I thought, well … if she can, I can. Never mind the fact that she’s 20 years younger than me; let’s do this! I started focusing on modified push-ups and made them part of my daily work-out. I kept it up, and over time I noticed I could do more than when I first started. It was getting easier. I made it a goal to be able to do one regulation push-up by the end of the year, and I  worked on that goal for months.

Because I was writing a message at the time on the habits of joyful people — one of which is an ability to focus on progress not perfection — I wanted so badly to make one push-up happen before the Sunday of said message. I wanted to be able to end my message by showing my pueople how a focus on progress (not perfection) yields results. I wanted to be able to tell this story of working toward something for months, then end with the remarkable news that I’d met my goal. “See! I did it! The repetition of a discipline yields results!”

And then, I even fantasized about dropping and giving them one.

All for Jesus, of course.

It didn’t happen.

After months of trying — not even one!  That was months ago. Some time after that, I finally made one push-up. One. And for about a week after I finally accomplished a push-up, I was able to do it whenever I tried. But since then, I’ve somehow backslidden and am on my knees again (I could probably make a whole ‘nuther sermon out of that one sentence).

I may not ever accomplish a series of regulation push-ups, but what I can do today is twenty more modified push-ups than I could do a year ago. Which means that even if I’m not where I want to be, at least I’m not where I was.

Which is the point.

Progress, not perfection, drills into a deeper well of joy.

What places in your spiritual life could you point to and say, “I’m not where I want to be, but at least I’m not where I was”? And what disciplines are helping you get there? In what places are you frustrating yourself by focusing more on perfection than on simply making progress? How would a shift toward making progress help you better understand and embrace the concept of grace? How might it increase your capacity for joy?

(This post was first published on my old blog site, firestones, in November of 2014. I still haven’t returned to an ability to do a regulation push-up.  But I’m making progress …)

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Isn’t this supposed to be fun?

When you’ve seen one, the next one becomes easier to spot.

That’s how C. S. Lewis begins to describe (in his seminal work, Mere Christianity) a new kind of person — a breed, he says, that begins where most of us leave off:

“Their very voices and faces are different from ours: stronger, quieter, happier, more radiant. … They will not be very like the idea of ‘religious people’ … They do not draw attention to themselves. You tend to think that you are being kind to them when they are really being kind to you. They love you more than other men do, but they need you less. … They will usually seem to have a lot of time: you will wonder where it comes from. … they recognize one another immediately and infallibly … In that way, to become holy is rather like joining a secret society. To put it at the very lowest, it must be great fun.”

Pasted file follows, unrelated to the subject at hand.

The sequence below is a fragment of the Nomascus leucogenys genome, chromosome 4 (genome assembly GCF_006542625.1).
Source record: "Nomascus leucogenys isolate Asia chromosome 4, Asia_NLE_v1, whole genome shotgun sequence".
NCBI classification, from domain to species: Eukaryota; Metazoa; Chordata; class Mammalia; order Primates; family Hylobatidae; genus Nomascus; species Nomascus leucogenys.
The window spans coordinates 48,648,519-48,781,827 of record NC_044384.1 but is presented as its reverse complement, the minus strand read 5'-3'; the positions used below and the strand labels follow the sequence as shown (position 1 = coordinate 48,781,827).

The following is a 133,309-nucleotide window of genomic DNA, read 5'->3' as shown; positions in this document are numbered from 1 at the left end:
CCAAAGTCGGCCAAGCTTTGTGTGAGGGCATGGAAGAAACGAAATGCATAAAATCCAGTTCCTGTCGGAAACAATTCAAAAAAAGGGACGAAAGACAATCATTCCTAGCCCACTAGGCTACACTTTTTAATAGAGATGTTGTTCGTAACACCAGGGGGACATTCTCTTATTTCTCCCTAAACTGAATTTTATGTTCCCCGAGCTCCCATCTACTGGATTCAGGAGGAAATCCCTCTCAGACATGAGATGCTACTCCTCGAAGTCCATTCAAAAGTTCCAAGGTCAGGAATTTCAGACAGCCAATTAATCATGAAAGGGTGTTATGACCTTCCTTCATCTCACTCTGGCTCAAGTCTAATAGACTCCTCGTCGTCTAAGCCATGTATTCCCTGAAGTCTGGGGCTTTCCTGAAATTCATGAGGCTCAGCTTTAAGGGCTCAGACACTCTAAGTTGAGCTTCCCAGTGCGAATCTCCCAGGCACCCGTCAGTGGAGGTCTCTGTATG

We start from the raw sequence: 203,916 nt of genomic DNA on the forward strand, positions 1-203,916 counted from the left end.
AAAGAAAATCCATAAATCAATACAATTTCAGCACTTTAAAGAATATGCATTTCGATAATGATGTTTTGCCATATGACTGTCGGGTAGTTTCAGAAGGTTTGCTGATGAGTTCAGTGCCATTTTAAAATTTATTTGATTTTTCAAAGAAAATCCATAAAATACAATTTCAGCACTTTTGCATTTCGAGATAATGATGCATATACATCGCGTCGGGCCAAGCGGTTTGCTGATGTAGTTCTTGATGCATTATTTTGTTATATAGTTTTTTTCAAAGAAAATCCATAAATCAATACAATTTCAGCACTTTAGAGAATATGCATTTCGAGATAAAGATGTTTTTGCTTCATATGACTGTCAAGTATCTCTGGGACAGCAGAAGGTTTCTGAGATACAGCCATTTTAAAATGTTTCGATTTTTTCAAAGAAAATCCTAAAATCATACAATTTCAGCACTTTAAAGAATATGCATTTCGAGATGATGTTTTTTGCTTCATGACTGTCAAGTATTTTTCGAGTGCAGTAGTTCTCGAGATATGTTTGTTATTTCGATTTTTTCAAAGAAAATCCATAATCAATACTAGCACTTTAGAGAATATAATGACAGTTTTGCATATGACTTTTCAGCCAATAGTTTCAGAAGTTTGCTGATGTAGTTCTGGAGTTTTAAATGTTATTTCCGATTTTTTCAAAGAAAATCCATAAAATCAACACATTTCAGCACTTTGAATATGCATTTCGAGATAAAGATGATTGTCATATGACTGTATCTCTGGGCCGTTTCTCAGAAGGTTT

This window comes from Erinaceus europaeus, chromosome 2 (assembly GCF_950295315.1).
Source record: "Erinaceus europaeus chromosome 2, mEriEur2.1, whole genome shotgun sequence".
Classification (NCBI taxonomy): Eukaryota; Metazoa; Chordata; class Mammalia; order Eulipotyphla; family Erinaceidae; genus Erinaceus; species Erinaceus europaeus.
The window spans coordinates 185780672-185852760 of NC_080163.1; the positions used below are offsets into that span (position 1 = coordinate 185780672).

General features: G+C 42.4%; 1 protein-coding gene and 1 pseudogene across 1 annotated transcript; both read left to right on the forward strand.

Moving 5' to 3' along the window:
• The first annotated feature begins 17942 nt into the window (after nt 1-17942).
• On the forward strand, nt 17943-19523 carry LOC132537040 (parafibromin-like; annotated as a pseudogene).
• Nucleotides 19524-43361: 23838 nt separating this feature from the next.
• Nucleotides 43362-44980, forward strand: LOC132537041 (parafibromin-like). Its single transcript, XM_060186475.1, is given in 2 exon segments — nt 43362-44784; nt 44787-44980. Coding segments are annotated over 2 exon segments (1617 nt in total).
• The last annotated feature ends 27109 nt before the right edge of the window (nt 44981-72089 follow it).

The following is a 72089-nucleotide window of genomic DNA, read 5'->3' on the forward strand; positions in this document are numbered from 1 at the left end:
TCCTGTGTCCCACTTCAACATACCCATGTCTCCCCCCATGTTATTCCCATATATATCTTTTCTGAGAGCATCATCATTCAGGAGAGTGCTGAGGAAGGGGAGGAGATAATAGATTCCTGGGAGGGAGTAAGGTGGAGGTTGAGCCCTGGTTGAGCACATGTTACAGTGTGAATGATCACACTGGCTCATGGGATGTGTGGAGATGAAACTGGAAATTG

It is that last line that most stuns us, that is too often overlooked in this pursuit of holiness. To become holy must be great fun.

How have we missed this detail (which is not a detail at all)?

How have we come to define holiness as all the things we don’t do, rather than the rich treasure of possibility it is?  This is the yearning of one who orients toward life from a desire to live a more holy existence. It is the cry to be something more — more love, more joy, more peace, more Presence, more perfect. Not in the sense of gaining perfection on our own strength, but in the sense that this life can be more.

As Lewis also says, “The command Be ye perfect is not idealistic gas. Nor is it a command to do the impossible. [God] is going to make us into creatures that can obey that command. … He meant what he said. Those who put themselves in His hands will become perfect, as He is perfect — perfect in love, wisdom, joy, beauty, and immortality.”

I’m reading this and thinking about my own spiritual disciplines.  The great surprise, I’m discovering, is just how easy it is to master the first few verses of 1 Corinthians 13 (“If I have prophetic powers … if I have faith so as to move mountains …”) , without sufficient attention to the heart of that poem (“Love is patient and kind …”).

It is humbling (and a little deflating) to admit just how much easier it is to be spiritually disciplined than it is to pay sufficient attention to the goal of love. Paul has warned me over and over that without love, all the rest of it is senseless noise. He teaches me that as I orient my life toward love privately, it will show up publicly. How can I reorient my spiritual life so that more love is exposed?  So that I begin to take delight in letting the love flow — in my prayers, in my serving, in my reading, in my journaling?  I ask this question recognizing just how far I have to go.

So then, that is my prayer for the coming season: that I will become one of those people who is easy to spot — so infused with patience and kindness, so obviously lacking in jealousy, envy or pride, that they will say of me, “Doesn’t she love well?”

And just as often, “Doesn’t she seem to be having fun?”

 

*From Lewis, C.S. Mere Christianity.